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The Marble Arch
When the troubles began to break out in Hankow, many ...

Prefatory
This work owes its appearance to the absence of any che...

* * * * *
There was a faint sound of rattling at the brass knob, ...

A Man With His Head On Fire And Covered With Blood
The following singular adventure is related by a mili...

The Cold Hand
[Jerome Cardan, the famous physician, tells the followi...

The Daemon Of Spraiton In Devon {111} Anno 1682
"About the month of November in the year 1682, in the p...

Farm House 7 Fruit Garden—orchards
As the fruit garden and orchards are usually near appen...

The Vision And The Portrait
Mrs. M. writes (December 15, 1891) that before her visi...

The Seven Lights
John M'Pherson was a farmer and grazier in Kintyre...

The Innocent Devil Or Agreeable Disappointment
The following story is extracted from a letter I rece...





Under The Lamp






I had given a glass ball to a young lady, who believed that she could
play the "willing game" successfully without touching the person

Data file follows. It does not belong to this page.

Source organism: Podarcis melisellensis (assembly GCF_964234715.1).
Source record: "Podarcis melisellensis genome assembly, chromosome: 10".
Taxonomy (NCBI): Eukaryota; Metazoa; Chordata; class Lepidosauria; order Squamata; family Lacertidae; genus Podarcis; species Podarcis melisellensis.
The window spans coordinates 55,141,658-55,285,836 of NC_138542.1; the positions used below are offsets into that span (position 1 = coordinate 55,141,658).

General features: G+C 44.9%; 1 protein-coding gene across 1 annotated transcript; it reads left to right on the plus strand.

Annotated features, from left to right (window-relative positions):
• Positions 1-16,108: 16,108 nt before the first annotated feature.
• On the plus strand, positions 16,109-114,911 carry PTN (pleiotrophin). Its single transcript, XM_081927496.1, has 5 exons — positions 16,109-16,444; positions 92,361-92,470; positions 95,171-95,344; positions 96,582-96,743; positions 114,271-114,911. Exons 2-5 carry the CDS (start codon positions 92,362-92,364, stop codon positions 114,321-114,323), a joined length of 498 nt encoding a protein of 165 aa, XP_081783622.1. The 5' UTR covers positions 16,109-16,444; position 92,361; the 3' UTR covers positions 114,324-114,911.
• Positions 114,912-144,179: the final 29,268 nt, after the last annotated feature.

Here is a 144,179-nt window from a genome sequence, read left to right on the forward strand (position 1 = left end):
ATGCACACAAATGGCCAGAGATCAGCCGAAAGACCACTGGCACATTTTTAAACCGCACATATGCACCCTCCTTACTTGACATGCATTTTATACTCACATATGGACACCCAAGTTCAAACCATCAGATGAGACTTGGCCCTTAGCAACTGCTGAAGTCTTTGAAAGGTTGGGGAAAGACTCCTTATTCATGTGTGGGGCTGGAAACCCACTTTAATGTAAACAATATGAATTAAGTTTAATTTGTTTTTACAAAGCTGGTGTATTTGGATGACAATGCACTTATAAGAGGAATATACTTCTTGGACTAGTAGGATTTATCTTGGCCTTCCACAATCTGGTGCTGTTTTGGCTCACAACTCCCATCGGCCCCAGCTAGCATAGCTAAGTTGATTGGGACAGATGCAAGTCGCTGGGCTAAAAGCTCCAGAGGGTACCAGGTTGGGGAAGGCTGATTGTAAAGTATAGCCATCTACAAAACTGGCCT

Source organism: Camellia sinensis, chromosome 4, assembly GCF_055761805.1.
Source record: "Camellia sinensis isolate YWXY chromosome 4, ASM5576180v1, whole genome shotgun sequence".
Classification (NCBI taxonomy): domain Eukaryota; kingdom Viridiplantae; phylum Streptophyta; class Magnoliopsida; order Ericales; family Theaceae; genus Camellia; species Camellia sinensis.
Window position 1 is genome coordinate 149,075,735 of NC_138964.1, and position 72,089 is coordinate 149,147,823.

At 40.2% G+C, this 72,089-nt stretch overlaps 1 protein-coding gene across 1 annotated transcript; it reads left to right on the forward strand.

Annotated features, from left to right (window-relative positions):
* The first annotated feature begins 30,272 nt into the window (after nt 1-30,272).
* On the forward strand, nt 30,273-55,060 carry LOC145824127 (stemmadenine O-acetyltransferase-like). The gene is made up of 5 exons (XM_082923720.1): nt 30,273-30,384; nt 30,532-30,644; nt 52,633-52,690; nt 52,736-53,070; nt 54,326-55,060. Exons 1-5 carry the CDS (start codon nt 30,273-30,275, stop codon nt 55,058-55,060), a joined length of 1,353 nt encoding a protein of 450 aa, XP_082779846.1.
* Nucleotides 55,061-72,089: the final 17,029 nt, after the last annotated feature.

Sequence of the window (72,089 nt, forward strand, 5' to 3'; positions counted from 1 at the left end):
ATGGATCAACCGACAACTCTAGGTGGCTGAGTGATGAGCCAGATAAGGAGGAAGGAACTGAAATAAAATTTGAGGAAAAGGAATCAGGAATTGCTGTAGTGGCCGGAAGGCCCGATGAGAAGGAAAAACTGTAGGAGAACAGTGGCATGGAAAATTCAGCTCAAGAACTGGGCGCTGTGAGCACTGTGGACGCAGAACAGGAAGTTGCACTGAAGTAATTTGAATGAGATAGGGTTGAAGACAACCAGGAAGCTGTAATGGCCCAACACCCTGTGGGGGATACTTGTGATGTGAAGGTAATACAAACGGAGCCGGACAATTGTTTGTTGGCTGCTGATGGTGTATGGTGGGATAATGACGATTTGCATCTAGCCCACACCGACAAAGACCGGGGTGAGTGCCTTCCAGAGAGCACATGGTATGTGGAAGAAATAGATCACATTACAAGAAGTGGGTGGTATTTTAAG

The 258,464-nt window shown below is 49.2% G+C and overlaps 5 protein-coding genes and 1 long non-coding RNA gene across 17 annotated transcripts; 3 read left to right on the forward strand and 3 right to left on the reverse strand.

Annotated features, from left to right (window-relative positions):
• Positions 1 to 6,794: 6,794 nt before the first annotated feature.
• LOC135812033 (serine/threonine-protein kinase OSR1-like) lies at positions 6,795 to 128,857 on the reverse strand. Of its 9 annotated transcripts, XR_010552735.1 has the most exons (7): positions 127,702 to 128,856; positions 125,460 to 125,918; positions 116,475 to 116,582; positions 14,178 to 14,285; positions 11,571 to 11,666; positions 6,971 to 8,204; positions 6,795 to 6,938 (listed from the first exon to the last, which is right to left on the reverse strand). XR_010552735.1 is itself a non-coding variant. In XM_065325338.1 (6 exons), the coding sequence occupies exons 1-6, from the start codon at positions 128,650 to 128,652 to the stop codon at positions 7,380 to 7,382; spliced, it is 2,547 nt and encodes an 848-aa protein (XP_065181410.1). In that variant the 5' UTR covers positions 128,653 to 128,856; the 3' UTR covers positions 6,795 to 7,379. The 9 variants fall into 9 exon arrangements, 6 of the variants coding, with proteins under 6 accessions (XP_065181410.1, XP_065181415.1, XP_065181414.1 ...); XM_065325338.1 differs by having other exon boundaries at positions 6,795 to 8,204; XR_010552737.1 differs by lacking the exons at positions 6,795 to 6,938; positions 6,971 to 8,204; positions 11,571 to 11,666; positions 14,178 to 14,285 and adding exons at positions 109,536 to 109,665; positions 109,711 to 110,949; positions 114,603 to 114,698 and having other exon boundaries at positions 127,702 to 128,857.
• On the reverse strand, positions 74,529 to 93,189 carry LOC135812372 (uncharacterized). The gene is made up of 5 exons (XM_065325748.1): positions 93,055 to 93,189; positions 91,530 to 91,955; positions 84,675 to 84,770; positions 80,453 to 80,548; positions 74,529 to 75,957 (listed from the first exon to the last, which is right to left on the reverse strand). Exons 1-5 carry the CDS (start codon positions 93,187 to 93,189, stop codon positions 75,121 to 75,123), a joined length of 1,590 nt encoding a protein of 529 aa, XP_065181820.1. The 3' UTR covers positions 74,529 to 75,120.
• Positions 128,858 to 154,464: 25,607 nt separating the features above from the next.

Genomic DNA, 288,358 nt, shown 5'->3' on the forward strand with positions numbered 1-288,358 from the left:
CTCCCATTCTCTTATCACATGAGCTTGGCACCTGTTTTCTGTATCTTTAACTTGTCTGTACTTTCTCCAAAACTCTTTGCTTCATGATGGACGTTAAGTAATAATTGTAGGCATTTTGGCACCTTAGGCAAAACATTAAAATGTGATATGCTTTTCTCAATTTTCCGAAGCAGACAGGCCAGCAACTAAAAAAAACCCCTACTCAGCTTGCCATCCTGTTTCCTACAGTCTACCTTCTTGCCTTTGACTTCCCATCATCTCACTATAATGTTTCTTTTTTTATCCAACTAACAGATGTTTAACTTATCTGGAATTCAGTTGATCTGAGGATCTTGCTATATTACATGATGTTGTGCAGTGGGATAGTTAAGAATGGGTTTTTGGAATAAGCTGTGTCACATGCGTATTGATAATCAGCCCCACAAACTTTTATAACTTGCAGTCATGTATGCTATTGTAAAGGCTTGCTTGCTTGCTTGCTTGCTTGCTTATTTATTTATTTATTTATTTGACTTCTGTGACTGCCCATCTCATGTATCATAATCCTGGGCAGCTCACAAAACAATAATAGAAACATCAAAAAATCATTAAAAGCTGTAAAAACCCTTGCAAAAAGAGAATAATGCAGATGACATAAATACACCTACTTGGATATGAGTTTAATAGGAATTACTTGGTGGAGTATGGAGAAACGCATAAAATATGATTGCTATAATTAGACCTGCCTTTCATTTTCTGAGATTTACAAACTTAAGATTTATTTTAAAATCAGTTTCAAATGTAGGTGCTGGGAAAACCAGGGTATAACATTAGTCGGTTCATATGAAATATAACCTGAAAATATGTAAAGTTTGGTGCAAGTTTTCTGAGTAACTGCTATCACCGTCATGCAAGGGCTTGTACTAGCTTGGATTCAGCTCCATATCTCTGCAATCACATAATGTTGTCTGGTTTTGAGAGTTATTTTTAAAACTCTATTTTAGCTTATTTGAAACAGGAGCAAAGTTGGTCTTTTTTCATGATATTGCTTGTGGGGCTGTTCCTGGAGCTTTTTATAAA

"willed," and when the person did not even know that "willing" was
going on. This lady, Miss Baillie, had scarcely any success with the
ball. She lent it to Miss Leslie, who saw a large, square, old-
fashioned red sofa covered with muslin, which she found in the next
country house she visited. Miss Baillie's brother, a young athlete
(at short odds for the amateur golf championship), laughed at these
experiments, took the ball into the study, and came back looking "gey
gash". He admitted that he had seen a vision, somebody he knew "under
a lamp". He would discover during the week whether he saw right or
not. This was at 5.30 on a Sunday afternoon. On Tuesday, Mr. Baillie
was at a dance in a town some forty miles from his home, and met a
Miss Preston. "On Sunday," he said, "about half-past five you were
sitting under a standard lamp in a dress I never saw you wear, a blue
blouse with lace over the shoulders, pouring out tea for a man in blue
serge, whose back was towards me, so that I only saw the tip of his
moustache."

"Why, the blinds must have been up," said Miss Preston.

"I was at Dulby," said Mr. Baillie, as he undeniably was. {60a}

This is not a difficult exercise in belief. Miss Preston was not
unlikely to be at tea at tea-time.

Nor is the following very hard.





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